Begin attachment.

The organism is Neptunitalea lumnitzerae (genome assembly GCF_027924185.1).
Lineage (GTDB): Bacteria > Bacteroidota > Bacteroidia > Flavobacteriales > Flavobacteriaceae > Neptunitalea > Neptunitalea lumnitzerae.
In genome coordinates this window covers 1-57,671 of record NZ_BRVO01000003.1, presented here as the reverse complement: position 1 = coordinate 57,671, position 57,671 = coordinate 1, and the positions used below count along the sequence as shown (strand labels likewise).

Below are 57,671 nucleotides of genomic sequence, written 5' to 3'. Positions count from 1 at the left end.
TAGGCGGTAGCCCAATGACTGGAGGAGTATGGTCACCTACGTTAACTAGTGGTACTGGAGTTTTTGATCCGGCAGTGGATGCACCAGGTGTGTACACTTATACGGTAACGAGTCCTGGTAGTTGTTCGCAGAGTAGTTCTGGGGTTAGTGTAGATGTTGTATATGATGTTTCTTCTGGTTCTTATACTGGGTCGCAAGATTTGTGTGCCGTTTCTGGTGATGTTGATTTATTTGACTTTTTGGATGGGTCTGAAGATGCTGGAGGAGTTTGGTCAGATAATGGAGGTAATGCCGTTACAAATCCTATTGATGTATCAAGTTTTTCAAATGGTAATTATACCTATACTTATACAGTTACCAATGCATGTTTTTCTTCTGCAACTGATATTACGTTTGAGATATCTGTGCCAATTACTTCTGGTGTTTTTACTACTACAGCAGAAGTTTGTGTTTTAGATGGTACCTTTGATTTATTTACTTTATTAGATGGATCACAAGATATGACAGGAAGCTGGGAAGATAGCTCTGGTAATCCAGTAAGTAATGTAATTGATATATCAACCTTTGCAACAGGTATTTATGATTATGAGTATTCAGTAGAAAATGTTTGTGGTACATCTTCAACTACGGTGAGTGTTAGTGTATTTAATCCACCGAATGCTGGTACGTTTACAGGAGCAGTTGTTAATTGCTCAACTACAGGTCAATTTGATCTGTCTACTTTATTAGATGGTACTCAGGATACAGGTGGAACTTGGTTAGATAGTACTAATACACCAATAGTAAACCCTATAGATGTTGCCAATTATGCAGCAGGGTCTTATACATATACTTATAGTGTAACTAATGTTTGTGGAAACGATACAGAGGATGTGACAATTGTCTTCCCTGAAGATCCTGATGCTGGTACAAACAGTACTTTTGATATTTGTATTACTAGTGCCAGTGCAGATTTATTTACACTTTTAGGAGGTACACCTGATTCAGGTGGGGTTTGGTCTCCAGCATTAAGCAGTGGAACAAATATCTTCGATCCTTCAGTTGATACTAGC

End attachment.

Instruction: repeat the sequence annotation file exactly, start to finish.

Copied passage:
The organism is Neptunitalea lumnitzerae (genome assembly GCF_027924185.1).
Lineage (GTDB): Bacteria > Bacteroidota > Bacteroidia > Flavobacteriales > Flavobacteriaceae > Neptunitalea > Neptunitalea lumnitzerae.
In genome coordinates this window covers 1-57,671 of record NZ_BRVO01000003.1, presented here as the reverse complement: position 1 = coordinate 57,671, position 57,671 = coordinate 1, and the positions used below count along the sequence as shown (strand labels likewise).

Below are 57,671 nucleotides of genomic sequence, written 5' to 3'. Positions count from 1 at the left end.
TAGGCGGTAGCCCAATGACTGGAGGAGTATGGTCACCTACGTTAACTAGTGGTACTGGAGTTTTTGATCCGGCAGTGGATGCACCAGGTGTGTACACTTATACGGTAACGAGTCCTGGTAGTTGTTCGCAGAGTAGTTCTGGGGTTAGTGTAGATGTTGTATATGATGTTTCTTCTGGTTCTTATACTGGGTCGCAAGATTTGTGTGCCGTTTCTGGTGATGTTGATTTATTTGACTTTTTGGATGGGTCTGAAGATGCTGGAGGAGTTTGGTCAGATAATGGAGGTAATGCCGTTACAAATCCTATTGATGTATCAAGTTTTTCAAATGGTAATTATACCTATACTTATACAGTTACCAATGCATGTTTTTCTTCTGCAACTGATATTACGTTTGAGATATCTGTGCCAATTACTTCTGGTGTTTTTACTACTACAGCAGAAGTTTGTGTTTTAGATGGTACCTTTGATTTATTTACTTTATTAGATGGATCACAAGATATGACAGGAAGCTGGGAAGATAGCTCTGGTAATCCAGTAAGTAATGTAATTGATATATCAACCTTTGCAACAGGTATTTATGATTATGAGTATTCAGTAGAAAATGTTTGTGGTACATCTTCAACTACGGTGAGTGTTAGTGTATTTAATCCACCGAATGCTGGTACGTTTACAGGAGCAGTTGTTAATTGCTCAACTACAGGTCAATTTGATCTGTCTACTTTATTAGATGGTACTCAGGATACAGGTGGAACTTGGTTAGATAGTACTAATACACCAATAGTAAACCCTATAGATGTTGCCAATTATGCAGCAGGGTCTTATACATATACTTATAGTGTAACTAATGTTTGTGGAAACGATACAGAGGATGTGACAATTGTCTTCCCTGAAGATCCTGATGCTGGTACAAACAGTACTTTTGATATTTGTATTACTAGTGCCAGTGCAGATTTATTTACACTTTTAGGAGGTACACCTGATTCAGGTGGGGTTTGGTCTCCAGCATTAAGCAGTGGAACAAATATCTTCGATCCTTCAGTTGATACTAGC